A wind farm developer should pay a 15-fold increase in planning fees to progress with plans to erect six turbines, according to an independent report.
Darlington Borough Council has given an assurance it will investigate the findings of the report for the site to the north-east of the town.
However, the applicant Banks Renewables – part of the County Durham-based Banks Group – is confident it has paid the correct fees.
Banks paid £17,465 for its initial application for ten turbines on the land at Moor House Farm, between the villages of Sadberge, Brafferton and Little Stainton.
The plans were refused and the company resubmitted an application for a smaller site.
No further fee was required.
However, opponents to the site believed the fee paid was too small and paid for an independent planning consultant to investigate.
Mike Sibthorp, from Lincolnshire, concluded in his report that the fee should have been themaximum of £250,000 because of the size of the site.
He said: “Our view is that the plans have calculated the area of the site to minimise the footprint. We would argue that if the correct fee has not been paid, then it is not a valid application until the correct fee is paid.”
Hebelieved it invalidated the second application and any appeal on the initial plans.
Ward councillor Brian Jones said he was waiting for feedback from the authority’s officers. However, he said further investigation was needed because of the “phenomenal difference” between the sums.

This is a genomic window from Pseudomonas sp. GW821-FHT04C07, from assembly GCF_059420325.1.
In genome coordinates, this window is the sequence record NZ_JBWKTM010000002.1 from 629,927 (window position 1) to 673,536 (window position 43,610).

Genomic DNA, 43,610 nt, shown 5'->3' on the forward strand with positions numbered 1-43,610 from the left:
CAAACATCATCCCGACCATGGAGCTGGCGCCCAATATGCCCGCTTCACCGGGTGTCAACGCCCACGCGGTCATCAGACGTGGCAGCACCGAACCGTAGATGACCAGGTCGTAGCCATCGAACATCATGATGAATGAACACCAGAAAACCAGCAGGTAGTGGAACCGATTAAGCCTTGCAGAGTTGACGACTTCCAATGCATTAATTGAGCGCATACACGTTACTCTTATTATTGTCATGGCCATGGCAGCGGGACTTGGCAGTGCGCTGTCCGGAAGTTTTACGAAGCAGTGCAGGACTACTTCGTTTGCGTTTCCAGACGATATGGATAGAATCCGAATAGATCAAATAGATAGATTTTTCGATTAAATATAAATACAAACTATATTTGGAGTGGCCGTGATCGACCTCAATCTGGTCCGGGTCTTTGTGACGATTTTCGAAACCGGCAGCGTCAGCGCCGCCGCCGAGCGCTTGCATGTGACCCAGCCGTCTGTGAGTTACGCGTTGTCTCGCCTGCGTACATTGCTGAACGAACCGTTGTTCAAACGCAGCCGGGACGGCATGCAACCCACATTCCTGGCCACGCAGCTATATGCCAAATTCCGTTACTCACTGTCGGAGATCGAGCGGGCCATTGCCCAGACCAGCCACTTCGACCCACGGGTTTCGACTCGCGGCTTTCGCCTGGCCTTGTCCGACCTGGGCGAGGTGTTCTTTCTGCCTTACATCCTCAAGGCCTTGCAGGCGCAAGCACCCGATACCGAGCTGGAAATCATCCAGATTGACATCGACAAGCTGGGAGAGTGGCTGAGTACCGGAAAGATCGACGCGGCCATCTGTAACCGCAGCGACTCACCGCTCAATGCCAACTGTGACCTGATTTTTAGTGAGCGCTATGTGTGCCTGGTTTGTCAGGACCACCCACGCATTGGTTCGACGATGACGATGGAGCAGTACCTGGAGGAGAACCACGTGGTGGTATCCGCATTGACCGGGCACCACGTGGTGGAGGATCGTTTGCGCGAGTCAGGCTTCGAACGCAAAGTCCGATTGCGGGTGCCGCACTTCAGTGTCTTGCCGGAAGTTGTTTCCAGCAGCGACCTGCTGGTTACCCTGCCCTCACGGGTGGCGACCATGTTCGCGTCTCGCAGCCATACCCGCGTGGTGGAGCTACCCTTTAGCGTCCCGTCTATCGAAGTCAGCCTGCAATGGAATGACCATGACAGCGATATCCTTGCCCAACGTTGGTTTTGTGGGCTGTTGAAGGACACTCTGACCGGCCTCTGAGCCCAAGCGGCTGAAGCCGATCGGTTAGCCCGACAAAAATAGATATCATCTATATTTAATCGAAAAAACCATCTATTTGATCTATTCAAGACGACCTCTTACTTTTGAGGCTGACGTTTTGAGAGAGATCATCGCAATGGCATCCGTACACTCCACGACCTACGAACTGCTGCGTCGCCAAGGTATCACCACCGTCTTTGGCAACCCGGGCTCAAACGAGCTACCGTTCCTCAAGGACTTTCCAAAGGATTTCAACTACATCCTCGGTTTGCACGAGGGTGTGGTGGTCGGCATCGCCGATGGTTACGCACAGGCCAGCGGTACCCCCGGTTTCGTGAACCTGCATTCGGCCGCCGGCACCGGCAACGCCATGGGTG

Justin Hancock, development planner at Banks Renewables, said: “A great deal of work always goes into ensuring that all our proposals are progressed in accordance with planning regulations, and we are wholly confident that everything was in order when we submitted the Moor House wind farm proposal.”
Darlington council has yet to determine the second application.
A spokeswoman said: “We are giving consideration to the letter and will be responding to the points made soon.”
The wind farm, for six turbines up to 125-metres high, would be the borough’s first and provide enough power for between 11,000 and 14,000 homes for 25 years.
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